Oxytocin influences avoidant reactions to social threat in adults with borderline personality disorder

Authors

  • Martin Brüne,

    Corresponding author
    1. Department of Psychiatry, Psychotherapy and Preventive Medicine, Division of Cognitive Neuropsychiatry and Psychiatric Preventive Medicine, University of Bochum, LWL University Hospital, Bochum, Germany
    • Correspondence to: M. Brüne, Department of Psychiatry, Psychotherapy and Preventive Medicine, Division of Cognitive Neuropsychiatry and Psychiatric Preventive Medicine, University of Bochum, LWL University Hospital, Bochum, Germany. Tel: +49-234-5077-1130; Fax: +49-234-5077-1329 E-mail: martin.bruene@rub.de

    Search for more papers by this author
  • Andreas Ebert,

    1. Department of Psychiatry, Psychotherapy and Preventive Medicine, Division of Cognitive Neuropsychiatry and Psychiatric Preventive Medicine, University of Bochum, LWL University Hospital, Bochum, Germany
    Search for more papers by this author
  • Meike Kolb,

    1. Department of Psychiatry, Psychotherapy and Preventive Medicine, Division of Cognitive Neuropsychiatry and Psychiatric Preventive Medicine, University of Bochum, LWL University Hospital, Bochum, Germany
    Search for more papers by this author
  • Cumhur Tas,

    1. Department of Psychiatry, Psychotherapy and Preventive Medicine, Division of Cognitive Neuropsychiatry and Psychiatric Preventive Medicine, University of Bochum, LWL University Hospital, Bochum, Germany
    Search for more papers by this author
  • Marc-Andreas Edel,

    1. Department of Psychiatry, Psychotherapy and Preventive Medicine, Division of Cognitive Neuropsychiatry and Psychiatric Preventive Medicine, University of Bochum, LWL University Hospital, Bochum, Germany
    Search for more papers by this author
  • Patrik Roser

    1. Department of Psychiatry, Psychotherapy and Preventive Medicine, Division of Cognitive Neuropsychiatry and Psychiatric Preventive Medicine, University of Bochum, LWL University Hospital, Bochum, Germany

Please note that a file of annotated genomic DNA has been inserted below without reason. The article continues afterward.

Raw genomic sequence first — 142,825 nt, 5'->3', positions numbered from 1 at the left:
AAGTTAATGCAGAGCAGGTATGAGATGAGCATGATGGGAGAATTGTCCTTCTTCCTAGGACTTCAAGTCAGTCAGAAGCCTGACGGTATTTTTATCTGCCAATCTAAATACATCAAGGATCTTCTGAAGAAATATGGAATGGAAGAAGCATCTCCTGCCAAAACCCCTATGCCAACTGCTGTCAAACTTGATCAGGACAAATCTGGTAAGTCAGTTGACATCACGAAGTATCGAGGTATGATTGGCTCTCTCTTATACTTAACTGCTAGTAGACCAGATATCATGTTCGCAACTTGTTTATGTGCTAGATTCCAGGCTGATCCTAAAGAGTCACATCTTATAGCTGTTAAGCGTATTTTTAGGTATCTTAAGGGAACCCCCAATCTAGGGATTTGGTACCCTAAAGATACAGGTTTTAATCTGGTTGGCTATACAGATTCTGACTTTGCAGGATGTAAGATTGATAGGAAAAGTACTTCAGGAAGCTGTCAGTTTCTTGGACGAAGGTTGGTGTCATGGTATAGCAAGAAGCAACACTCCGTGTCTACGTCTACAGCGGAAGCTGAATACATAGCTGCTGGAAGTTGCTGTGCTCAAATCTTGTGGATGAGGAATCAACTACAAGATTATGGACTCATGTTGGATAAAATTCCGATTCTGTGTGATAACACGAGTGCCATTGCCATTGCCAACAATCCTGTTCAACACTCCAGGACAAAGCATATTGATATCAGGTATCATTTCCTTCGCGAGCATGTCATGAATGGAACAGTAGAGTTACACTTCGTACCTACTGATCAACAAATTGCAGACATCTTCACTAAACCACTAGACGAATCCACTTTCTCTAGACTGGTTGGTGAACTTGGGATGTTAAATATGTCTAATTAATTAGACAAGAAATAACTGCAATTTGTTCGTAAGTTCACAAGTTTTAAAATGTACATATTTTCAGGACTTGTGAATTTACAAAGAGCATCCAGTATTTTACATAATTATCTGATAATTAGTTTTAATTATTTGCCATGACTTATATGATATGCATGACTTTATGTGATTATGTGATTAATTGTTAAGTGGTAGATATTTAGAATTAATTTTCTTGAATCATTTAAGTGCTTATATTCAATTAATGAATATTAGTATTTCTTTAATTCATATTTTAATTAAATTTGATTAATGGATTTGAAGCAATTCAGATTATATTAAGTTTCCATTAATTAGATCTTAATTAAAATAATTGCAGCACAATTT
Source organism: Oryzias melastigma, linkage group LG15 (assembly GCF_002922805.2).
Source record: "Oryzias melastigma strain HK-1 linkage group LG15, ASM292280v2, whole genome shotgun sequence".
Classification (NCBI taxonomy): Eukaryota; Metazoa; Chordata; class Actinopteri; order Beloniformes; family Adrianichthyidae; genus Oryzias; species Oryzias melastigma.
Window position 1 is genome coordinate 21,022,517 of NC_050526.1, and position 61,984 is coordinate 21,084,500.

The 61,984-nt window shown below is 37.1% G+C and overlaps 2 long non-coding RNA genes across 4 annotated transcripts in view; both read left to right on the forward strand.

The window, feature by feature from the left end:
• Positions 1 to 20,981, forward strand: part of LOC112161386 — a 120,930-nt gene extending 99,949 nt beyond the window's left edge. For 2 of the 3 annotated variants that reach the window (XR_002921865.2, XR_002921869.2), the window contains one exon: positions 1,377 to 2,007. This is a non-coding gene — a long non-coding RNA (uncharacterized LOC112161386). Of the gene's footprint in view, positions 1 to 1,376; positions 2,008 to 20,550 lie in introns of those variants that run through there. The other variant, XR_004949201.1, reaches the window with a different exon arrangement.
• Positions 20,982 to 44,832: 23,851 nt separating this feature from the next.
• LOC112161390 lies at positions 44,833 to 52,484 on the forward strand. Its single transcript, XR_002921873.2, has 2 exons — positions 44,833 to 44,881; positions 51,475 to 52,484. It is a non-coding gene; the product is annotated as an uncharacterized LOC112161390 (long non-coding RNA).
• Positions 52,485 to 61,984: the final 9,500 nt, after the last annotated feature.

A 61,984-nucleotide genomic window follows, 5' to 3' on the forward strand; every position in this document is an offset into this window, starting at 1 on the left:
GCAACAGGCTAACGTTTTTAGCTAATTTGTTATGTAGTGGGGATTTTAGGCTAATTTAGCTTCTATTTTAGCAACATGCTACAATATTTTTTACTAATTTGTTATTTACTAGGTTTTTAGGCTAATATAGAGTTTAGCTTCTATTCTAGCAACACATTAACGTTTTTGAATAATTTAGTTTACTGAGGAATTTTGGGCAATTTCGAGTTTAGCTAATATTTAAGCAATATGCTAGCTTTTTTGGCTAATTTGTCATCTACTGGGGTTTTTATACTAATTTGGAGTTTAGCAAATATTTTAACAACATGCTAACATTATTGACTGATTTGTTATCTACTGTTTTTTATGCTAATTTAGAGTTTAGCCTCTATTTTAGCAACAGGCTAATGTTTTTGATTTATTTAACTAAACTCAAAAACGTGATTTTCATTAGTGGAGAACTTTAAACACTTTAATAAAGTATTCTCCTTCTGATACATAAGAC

Search for more papers by this author

Abstract

Background

Borderline personality disorder (BPD) is characterized by interpersonal dysfunction, emotional instability, impulsivity, and risk-taking behavior. Recent research has focused on the role of oxytocin in BPD, with mixed results as regards the processing of social stimuli.

Methods

In a double-blind randomized placebo-controlled study, 13 BPD patients and 13 controls performed a dot probe task to examine attentional biases to happy and angry faces after intranasal application of oxytocin or placebo. Childhood trauma was examined using the childhood trauma questionnaire.

Results

In the placebo condition, patients with BPD (but not controls) showed an avoidant reaction to angry faces (but not happy faces). The strength of the avoidant reaction correlated with the severity of childhood trauma. This behavioral response (as well as the correlation) was abolished in the oxytocin condition.

Conclusions

Adult patients with BPD show an avoidant response to social threat, a reaction that is linked with traumatic experiences during childhood. This response pattern is altered by oxytocin, possibly by reducing stress and inhibiting social withdrawal from distressing social stimuli. Copyright © 2013 John Wiley & Sons, Ltd.

Ancillary